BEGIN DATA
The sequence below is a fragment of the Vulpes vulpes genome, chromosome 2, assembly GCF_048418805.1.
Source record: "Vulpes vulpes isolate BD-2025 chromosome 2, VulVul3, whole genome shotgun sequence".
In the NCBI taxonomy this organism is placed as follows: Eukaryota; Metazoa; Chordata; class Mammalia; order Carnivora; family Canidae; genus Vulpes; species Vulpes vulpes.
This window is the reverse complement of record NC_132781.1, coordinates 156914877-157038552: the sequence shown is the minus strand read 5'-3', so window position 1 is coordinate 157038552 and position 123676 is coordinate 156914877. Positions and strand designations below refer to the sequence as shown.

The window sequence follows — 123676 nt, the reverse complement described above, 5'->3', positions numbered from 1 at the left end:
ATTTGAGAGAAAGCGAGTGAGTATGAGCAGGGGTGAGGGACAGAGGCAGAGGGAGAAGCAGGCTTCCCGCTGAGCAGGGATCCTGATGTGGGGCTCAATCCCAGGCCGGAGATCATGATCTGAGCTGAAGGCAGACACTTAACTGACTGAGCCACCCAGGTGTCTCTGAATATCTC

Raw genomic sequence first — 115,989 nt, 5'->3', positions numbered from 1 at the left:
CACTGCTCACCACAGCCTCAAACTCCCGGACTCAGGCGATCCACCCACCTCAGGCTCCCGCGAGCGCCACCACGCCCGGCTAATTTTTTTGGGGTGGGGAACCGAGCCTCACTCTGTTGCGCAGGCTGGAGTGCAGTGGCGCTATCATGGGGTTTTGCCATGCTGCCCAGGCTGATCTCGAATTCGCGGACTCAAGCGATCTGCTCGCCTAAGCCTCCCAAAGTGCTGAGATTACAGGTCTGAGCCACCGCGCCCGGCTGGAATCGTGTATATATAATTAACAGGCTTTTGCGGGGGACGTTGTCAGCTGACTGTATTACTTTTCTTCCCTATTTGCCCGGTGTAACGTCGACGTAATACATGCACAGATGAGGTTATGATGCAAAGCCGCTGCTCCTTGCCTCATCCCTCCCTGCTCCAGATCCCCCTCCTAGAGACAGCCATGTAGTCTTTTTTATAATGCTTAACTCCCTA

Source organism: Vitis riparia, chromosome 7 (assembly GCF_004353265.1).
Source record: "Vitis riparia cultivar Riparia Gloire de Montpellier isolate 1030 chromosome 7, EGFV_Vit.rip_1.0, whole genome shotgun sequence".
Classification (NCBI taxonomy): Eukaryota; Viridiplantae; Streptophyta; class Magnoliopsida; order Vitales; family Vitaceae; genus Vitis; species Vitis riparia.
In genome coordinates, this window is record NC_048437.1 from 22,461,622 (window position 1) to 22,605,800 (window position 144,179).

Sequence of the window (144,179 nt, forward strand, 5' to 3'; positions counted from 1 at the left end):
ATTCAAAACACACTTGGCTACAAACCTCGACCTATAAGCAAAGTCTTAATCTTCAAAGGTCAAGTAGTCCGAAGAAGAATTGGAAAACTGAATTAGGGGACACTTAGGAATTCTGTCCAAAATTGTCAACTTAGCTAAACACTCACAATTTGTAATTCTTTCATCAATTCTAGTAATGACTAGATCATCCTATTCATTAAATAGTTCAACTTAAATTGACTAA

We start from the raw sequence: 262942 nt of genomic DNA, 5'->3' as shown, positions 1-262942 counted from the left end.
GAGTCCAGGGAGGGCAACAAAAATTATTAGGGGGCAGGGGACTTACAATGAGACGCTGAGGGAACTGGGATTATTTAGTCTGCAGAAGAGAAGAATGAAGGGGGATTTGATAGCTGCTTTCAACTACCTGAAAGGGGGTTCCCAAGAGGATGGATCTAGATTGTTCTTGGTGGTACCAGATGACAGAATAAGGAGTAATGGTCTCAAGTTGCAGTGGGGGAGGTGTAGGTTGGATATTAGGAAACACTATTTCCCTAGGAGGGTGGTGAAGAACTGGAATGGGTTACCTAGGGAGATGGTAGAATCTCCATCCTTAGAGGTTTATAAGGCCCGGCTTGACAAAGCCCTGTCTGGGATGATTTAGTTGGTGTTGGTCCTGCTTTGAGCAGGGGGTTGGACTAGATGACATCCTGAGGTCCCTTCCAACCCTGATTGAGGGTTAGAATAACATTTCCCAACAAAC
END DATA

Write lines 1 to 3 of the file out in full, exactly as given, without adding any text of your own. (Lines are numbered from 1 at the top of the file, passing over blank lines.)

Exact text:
The sequence below is a fragment of the Vulpes vulpes genome, chromosome 2, assembly GCF_048418805.1.
Source record: "Vulpes vulpes isolate BD-2025 chromosome 2, VulVul3, whole genome shotgun sequence".
In the NCBI taxonomy this organism is placed as follows: Eukaryota; Metazoa; Chordata; class Mammalia; order Carnivora; family Canidae; genus Vulpes; species Vulpes vulpes.